Writing from the edge of the Russian River in Sonoma County
It was some 14 years ago or so when I was invited to attend a luncheon hosted by the Sonoma Vintners Association in Chicago at a boutique a hotel up on N. Michigan Ave. and where I became acquainted with Chef Bruce Riezenman. I took the opportunity to interview him on the spot when I discovered he was a noted food and wine consultant and in fact I featured him in that month’s Woody’s Whine – he still has the photo of that interview on his computer that he showed me when I interviewed him for this article.
In 1986 Chef Bruce and his partners were running a successful restaurant in Santa Rosa, California, called Prospect Park in the old Courthouse Square, when someone asked him to cater a wedding, he says he even had to go buy ash trays and candles but doesn’t remember what meal he cooked yet all went well and it was the beginning of what has become the number one wedding and events caterer in the NorCal area, Park Avenue Catering.
Prior to the restaurant being sold in 1993 Chef Bruce had designed food management and business software that is still being used to run Park Avenue to this day. I asked him to share the secret of his success.
“It’s the longevity of our team”, he immediately replies, and then lists the names of his chefs and other staff members who have been with him for 10, 15 even 24 years. He continues, “It’s the attention to detail and we just don’t compromise. If something is missing or something’s not right we make a phone call immediately and we fix it, and really it’s our staff and that’s what makes us better. I’ve got people who work for me one day a week and have been doing it for 15 years, it’s that dedication and ownership that makes our corporate culture gold”.
I believe this is the appropriate place to remind everyone that I worked as a kitchen event staffer for Park Avenue during the very interesting summers of 2018 and 2019. Further I should relate that I was on the phone with Chef Bruce in March of 2020 explaining to him that my hip had gotten worse and that I wasn’t physically capable of fulfilling my duties. Our conversation was interrupted several times by urgent phone calls from clients canceling or postponing events as Covid was just coming to the forefront.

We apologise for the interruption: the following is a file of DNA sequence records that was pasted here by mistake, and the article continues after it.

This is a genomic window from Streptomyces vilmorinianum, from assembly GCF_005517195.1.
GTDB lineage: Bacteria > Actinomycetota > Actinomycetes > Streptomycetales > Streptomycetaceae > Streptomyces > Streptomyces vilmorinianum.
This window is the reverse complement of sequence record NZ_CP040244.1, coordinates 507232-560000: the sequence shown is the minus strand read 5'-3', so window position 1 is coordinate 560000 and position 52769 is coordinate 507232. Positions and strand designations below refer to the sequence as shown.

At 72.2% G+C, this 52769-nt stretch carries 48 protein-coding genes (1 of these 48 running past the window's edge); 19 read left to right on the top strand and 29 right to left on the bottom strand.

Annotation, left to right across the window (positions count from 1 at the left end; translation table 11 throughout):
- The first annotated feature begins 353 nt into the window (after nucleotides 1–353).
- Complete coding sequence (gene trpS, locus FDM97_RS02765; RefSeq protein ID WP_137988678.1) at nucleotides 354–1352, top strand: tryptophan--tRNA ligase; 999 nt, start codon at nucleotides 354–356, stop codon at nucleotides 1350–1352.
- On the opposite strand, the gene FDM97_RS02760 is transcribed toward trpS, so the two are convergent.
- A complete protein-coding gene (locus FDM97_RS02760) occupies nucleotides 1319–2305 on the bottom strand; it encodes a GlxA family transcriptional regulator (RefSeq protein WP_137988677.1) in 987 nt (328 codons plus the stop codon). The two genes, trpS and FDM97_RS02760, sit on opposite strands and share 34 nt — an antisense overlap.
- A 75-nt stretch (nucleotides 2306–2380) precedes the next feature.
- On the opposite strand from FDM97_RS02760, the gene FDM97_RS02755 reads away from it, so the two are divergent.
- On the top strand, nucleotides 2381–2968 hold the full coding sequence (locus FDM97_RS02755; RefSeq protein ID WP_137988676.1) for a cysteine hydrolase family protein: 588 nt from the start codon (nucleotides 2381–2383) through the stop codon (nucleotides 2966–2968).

“When Covid hit in March of 2020 we had a full calendar booked through the spring and into the summer and then the calls started coming in, Chef related to me, “Cancel, cancel, cancel and then people with weddings booked for late spring and summer called wanting to postpone as people figured this was going to blow over, and of course it didn’t. The great thing was that 95% of our clients postponed for either later in the year or into the next year”.
“Of course we had to lay off staff”, he commented, “but you must realize that a majority of our staff are seasonal or on-call and that made it a little easier. “I immediately got on the phone and started to figure out what we could do to stay in business”.
He tells me that he and other staffers started reaching out to nonprofits and the hospitals and other places that were going to need food prepared for them and while it just wasn’t possible to give all the food away it was provided to them at a greatly reduced cost. Park Avenue provided thousands of meals to worthy causes such as Catholic Charities and others.
“We kept 28 people going full-time on our staff throughout the pandemic”, he proudly stated, “and as a result we are solid now as we come out of this because my core kitchen team and office staff never left, so when the restrictions were lifted on June 15 we weren’t starting from scratch”.